As always, Rebecca has that smooth and nimble voice that allows her to interpret so much of the Great American Songbook. With The Rebecca Kilgore Trio-Volume 1, she and pianist extraordinaire Randy Porter and bassist Tom Wakeling offer their take on works from Duke Ellington to Rodgers & Hart to Dr. Seuss. And they just nail all of the 13 songs on the album. Coronet player Dick Titterington joins them on two of the songs.
Here’s the thing about the song selection: while written by composers of standards, the songs themselves are not all that well known but Rebecca and the guys should change all of that. I found myself humming the Dr. Seuss/Frederick Hollander tune Because We’re Kids.
Dear Bix opens the album. Written by Frishberg, it is an imaginary talk between Bix Beiderbecke and Hoagy Carmichael. Eddie Condon once described the Bix sound with “Beiderbecke took out a silver cornet. He put it to his lips and blew a phrase. The sound came out like a pretty girl saying yes.” Hoagy Carmichael named his son Hoagy Bix. That is the relationship and the impact of these two greats and Frishberg captures it all so well. But when Rebecca and the fellas work it over, it reaches new heights. Here’s one of those that should become a standard.
Johnny Mercer’s Day In – Day Out is a swinging piece in which Rebecca just turns on the charm. Then Dick Titterington’s cornet introduces Somebody Just Like You. Wakeling gets a sweet and low solo that pairs so well with Porter’s piano. Randy Porter is one of the top-tier in-demand musicians and you get to find out why on this, and every, track on the album.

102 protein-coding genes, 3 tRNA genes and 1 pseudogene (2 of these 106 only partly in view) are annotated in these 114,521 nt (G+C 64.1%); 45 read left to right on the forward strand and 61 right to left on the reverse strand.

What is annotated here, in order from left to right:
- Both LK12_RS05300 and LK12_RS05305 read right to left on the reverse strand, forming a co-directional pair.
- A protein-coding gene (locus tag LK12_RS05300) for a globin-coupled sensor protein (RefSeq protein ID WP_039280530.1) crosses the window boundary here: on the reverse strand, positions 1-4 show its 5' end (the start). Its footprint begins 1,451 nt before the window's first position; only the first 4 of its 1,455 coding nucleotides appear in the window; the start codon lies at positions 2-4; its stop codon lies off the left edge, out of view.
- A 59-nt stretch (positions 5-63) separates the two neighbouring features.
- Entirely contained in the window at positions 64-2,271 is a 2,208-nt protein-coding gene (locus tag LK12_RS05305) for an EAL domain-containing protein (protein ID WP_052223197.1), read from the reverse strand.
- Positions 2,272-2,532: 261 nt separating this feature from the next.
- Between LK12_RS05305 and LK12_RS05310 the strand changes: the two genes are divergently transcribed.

Talking to Myself About You is a gorgeous piece and one of my very favorites on the album. The song’s is written by Rebecca Kilgore herself and she delivers on both fronts—compositional and performance. I Wanna Get Married is just as fetching and Porter is the perfect partner for her here.
Titterington returns for Like the Brightest Star and plays well with Porter and Wakeling. The Gentleman is a Dope is by Rodgers & Hammerstein from the 1947 musical Allegro. There are only two recordings of that musical and the show itself was not well-received. Credit goes to Rebecca for finding this little-known beauty that the Trio takes into their ownership.
Rodgers and his other partner Lorenz Hart penned There’s a Small Hotel for the 1936 musical On Your Toes. It became a movie in 1939. The 1983 revival racked up a dozen awards. Again, the Trio works their own magic on the piece and give us a beauty of a rendition.
In 1953, the film The 5,000 Fingers of Dr. T was released. It was the only feature film written by Dr. Seuss (Theodore Geisel) who wrote the lyrics to Because We’re Kids. The opening stanza sings:
Now just because we're kids
Because we're sorta small
Because we're closer to the ground
And you're bigger pound by pound
You have no right
You have no right
To push and shove us little kids around.
Porter paints a beautiful picture as Rebecca washes over it with those gorgeous vocals.
Rebecca proves over and again that she can be funny and cool, sultry and warm. She can do it all and Porter and Wakeling are her willing accomplices in the merry-making. The Rebecca Kilgore Trio-Volume 1 is the latest in what we love about the charming singer—wit and warmth with so much intuition as to exactly what a song needs to enlighten and enliven the hearer.
~Travis Rogers, Jr. is The Jazz Owl